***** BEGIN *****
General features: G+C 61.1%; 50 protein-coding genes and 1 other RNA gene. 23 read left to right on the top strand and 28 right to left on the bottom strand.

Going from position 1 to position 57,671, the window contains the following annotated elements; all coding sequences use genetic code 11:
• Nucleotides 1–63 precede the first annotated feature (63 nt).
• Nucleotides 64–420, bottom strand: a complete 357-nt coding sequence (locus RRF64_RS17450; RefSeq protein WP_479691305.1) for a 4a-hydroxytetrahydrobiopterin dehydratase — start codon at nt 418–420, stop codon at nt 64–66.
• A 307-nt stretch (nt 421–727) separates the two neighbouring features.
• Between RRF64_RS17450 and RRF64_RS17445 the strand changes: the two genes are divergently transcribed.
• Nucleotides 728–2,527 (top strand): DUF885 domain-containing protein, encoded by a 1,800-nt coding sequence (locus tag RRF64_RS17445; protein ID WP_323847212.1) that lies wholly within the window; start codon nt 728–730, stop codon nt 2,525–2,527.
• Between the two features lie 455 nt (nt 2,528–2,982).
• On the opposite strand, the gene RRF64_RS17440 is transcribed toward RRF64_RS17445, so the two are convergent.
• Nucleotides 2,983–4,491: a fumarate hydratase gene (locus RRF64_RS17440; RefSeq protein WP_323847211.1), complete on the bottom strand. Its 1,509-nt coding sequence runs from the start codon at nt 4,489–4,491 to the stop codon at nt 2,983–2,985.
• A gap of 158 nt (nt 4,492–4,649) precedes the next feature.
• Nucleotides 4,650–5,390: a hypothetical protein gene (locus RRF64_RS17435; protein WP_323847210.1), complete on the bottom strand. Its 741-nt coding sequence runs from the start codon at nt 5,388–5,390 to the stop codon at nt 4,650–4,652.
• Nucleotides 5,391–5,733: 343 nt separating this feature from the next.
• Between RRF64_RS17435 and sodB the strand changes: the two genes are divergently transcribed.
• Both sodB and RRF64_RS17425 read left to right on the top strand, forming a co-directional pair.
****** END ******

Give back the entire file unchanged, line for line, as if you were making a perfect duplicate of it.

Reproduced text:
General features: G+C 61.1%; 50 protein-coding genes and 1 other RNA gene. 23 read left to right on the top strand and 28 right to left on the bottom strand.

Going from position 1 to position 57,671, the window contains the following annotated elements; all coding sequences use genetic code 11:
• Nucleotides 1–63 precede the first annotated feature (63 nt).
• Nucleotides 64–420, bottom strand: a complete 357-nt coding sequence (locus RRF64_RS17450; RefSeq protein WP_479691305.1) for a 4a-hydroxytetrahydrobiopterin dehydratase — start codon at nt 418–420, stop codon at nt 64–66.
• A 307-nt stretch (nt 421–727) separates the two neighbouring features.
• Between RRF64_RS17450 and RRF64_RS17445 the strand changes: the two genes are divergently transcribed.
• Nucleotides 728–2,527 (top strand): DUF885 domain-containing protein, encoded by a 1,800-nt coding sequence (locus tag RRF64_RS17445; protein ID WP_323847212.1) that lies wholly within the window; start codon nt 728–730, stop codon nt 2,525–2,527.
• Between the two features lie 455 nt (nt 2,528–2,982).
• On the opposite strand, the gene RRF64_RS17440 is transcribed toward RRF64_RS17445, so the two are convergent.
• Nucleotides 2,983–4,491: a fumarate hydratase gene (locus RRF64_RS17440; RefSeq protein WP_323847211.1), complete on the bottom strand. Its 1,509-nt coding sequence runs from the start codon at nt 4,489–4,491 to the stop codon at nt 2,983–2,985.
• A gap of 158 nt (nt 4,492–4,649) precedes the next feature.
• Nucleotides 4,650–5,390: a hypothetical protein gene (locus RRF64_RS17435; protein WP_323847210.1), complete on the bottom strand. Its 741-nt coding sequence runs from the start codon at nt 5,388–5,390 to the stop codon at nt 4,650–4,652.
• Nucleotides 5,391–5,733: 343 nt separating this feature from the next.
• Between RRF64_RS17435 and sodB the strand changes: the two genes are divergently transcribed.
• Both sodB and RRF64_RS17425 read left to right on the top strand, forming a co-directional pair.